One of the best teams in the nation (Gonzaga) shot 53 percent from three-point range on a neutral court against Duke, and it still needed a flurry of blocked shots in the final minute to hang on for a two-point win.
And that was two weeks into the season when this freshman-heavy team was still getting its feet wet. It's going to take even more of a Herculean effort to beat Duke in the Big Dance.
Gonzaga went 13-2 in nonconference play with an outstanding neutral-site win over Duke, a quality road win over Creighton and a pair of hard-fought losses to Tennessee and North Carolina.
And now the Zags are healthy.
Killian Tillie—the stretch 5 who ranked second on the team in points, rebounds and blocks per game last year as a sophomore—made his long-awaited season debut Saturday after recovering from a stress fracture in his foot.
In the same 43-point win over Santa Clara, Geno Crandall—who averaged 16.6 points, 3.6 assists and 2.1 steals last season at North Dakota—also made his first appearance in more than a month due to a broken hand.
Gonzaga was already dangerous with a seven-man rotation in which freshman Filip Petrusev and scoring-averse senior Jeremy Jones needed to play a lot of minutes. But with Tillie and Crandall back, this might be the best team in the country.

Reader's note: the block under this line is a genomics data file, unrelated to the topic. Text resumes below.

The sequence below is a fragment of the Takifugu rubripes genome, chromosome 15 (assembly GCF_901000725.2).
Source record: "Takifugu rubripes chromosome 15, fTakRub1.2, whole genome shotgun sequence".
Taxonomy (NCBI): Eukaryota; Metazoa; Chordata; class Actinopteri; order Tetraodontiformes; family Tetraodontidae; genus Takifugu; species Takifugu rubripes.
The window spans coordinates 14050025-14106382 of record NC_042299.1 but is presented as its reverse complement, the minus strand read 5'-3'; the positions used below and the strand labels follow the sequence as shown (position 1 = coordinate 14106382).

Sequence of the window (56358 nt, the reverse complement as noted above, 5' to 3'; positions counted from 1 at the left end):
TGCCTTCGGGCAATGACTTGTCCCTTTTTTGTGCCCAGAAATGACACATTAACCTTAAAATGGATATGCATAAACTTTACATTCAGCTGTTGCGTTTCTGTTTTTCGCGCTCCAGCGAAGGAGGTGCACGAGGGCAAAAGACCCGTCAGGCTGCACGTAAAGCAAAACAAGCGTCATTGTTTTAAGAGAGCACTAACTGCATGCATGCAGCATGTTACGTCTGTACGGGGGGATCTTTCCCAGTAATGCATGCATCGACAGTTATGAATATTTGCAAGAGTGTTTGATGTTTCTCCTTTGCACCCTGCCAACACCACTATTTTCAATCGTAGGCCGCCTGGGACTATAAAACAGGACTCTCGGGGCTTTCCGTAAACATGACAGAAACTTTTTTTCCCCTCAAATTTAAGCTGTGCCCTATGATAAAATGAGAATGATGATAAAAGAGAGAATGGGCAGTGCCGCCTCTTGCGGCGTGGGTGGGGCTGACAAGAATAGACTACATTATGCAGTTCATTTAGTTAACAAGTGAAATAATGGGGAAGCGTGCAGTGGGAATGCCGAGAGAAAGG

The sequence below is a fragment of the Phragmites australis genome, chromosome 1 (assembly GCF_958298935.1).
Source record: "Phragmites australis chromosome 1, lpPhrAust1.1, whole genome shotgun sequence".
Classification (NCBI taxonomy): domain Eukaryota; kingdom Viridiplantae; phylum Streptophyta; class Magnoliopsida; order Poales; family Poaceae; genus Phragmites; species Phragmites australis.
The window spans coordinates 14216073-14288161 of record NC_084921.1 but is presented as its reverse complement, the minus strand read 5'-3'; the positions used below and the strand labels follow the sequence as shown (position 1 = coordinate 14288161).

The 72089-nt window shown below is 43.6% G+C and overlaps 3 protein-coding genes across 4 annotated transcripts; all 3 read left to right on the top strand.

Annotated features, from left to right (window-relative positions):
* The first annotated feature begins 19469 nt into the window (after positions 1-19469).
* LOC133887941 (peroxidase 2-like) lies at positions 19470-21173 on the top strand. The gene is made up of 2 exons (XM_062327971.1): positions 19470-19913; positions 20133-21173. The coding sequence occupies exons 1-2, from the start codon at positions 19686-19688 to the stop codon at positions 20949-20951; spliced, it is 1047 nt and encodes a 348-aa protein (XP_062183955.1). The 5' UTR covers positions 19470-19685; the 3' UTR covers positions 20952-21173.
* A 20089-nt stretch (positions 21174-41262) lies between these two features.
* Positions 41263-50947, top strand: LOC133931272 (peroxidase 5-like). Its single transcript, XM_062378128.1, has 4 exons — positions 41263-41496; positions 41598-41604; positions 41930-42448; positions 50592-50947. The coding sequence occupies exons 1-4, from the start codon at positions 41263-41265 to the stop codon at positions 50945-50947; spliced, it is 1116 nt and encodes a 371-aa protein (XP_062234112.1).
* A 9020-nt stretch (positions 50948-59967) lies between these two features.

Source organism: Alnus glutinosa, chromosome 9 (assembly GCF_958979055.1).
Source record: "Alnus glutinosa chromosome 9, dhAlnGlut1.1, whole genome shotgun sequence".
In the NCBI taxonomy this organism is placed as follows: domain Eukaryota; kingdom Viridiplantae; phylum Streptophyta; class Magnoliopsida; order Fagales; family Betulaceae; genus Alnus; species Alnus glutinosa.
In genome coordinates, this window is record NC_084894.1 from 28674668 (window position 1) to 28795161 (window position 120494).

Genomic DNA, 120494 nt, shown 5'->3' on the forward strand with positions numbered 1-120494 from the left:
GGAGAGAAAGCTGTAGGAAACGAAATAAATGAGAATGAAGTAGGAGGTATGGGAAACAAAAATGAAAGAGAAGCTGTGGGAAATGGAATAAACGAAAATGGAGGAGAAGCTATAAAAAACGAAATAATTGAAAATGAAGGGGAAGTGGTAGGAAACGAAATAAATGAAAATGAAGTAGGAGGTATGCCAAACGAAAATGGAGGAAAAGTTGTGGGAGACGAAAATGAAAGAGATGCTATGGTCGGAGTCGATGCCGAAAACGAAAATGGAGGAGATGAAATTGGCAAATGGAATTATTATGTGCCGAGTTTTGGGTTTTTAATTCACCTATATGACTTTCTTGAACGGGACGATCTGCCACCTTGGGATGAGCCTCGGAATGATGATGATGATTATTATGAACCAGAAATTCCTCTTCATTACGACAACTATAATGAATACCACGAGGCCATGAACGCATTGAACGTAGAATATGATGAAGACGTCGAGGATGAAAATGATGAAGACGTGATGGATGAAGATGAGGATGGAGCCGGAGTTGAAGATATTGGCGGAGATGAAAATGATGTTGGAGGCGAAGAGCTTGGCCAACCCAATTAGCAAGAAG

For most teams, one cannot make that statement without some troll firing back, "Uh, ever heard of Duke?!" But Gonzaga beat Duke even without Tillie, so, yeah, this team could definitely win the national championship.
The one major concern to watch out for has been Gonzaga's three-point defense. The year-to-date numbers (29.9 percent) are better than the national average (34.0 percent), but that's largely thanks to the dreadful likes of North Dakota State, Denver and North Alabama throwing up brick after brick in blowout losses to the Zags. But Creighton, Tennessee and North Carolina were a combined 39-of-88 (44.3 percent) against Gonzaga in the first half of December.
If and when those lapses in perimeter defense rear their ugly head, the Bulldogs might be in some trouble. But they've also averaged 93.6 points per game, so they might be able to just score their way through it regardless.
Even before the news broke Sunday that Udoka Azubuike is out for the rest of the season with a torn ligament, Kansas was penciled in as a team we're selling.
Now that we know the 7'0" junior will no longer be available, it's time for a fire sale on Jayhawks' national championship stock.